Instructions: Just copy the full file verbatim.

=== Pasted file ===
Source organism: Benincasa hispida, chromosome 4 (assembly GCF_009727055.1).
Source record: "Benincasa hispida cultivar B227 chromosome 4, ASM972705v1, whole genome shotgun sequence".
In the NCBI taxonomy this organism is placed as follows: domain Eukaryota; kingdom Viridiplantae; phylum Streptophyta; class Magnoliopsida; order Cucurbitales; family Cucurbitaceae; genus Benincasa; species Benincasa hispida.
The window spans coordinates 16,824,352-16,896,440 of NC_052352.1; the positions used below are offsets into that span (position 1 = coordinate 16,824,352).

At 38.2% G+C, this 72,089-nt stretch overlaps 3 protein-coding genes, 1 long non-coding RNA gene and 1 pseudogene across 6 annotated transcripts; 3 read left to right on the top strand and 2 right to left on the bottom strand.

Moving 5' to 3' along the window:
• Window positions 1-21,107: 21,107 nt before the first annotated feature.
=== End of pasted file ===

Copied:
Source organism: Benincasa hispida, chromosome 4 (assembly GCF_009727055.1).
Source record: "Benincasa hispida cultivar B227 chromosome 4, ASM972705v1, whole genome shotgun sequence".
In the NCBI taxonomy this organism is placed as follows: domain Eukaryota; kingdom Viridiplantae; phylum Streptophyta; class Magnoliopsida; order Cucurbitales; family Cucurbitaceae; genus Benincasa; species Benincasa hispida.
The window spans coordinates 16,824,352-16,896,440 of NC_052352.1; the positions used below are offsets into that span (position 1 = coordinate 16,824,352).

At 38.2% G+C, this 72,089-nt stretch overlaps 3 protein-coding genes, 1 long non-coding RNA gene and 1 pseudogene across 6 annotated transcripts; 3 read left to right on the top strand and 2 right to left on the bottom strand.

Moving 5' to 3' along the window:
• Window positions 1-21,107: 21,107 nt before the first annotated feature.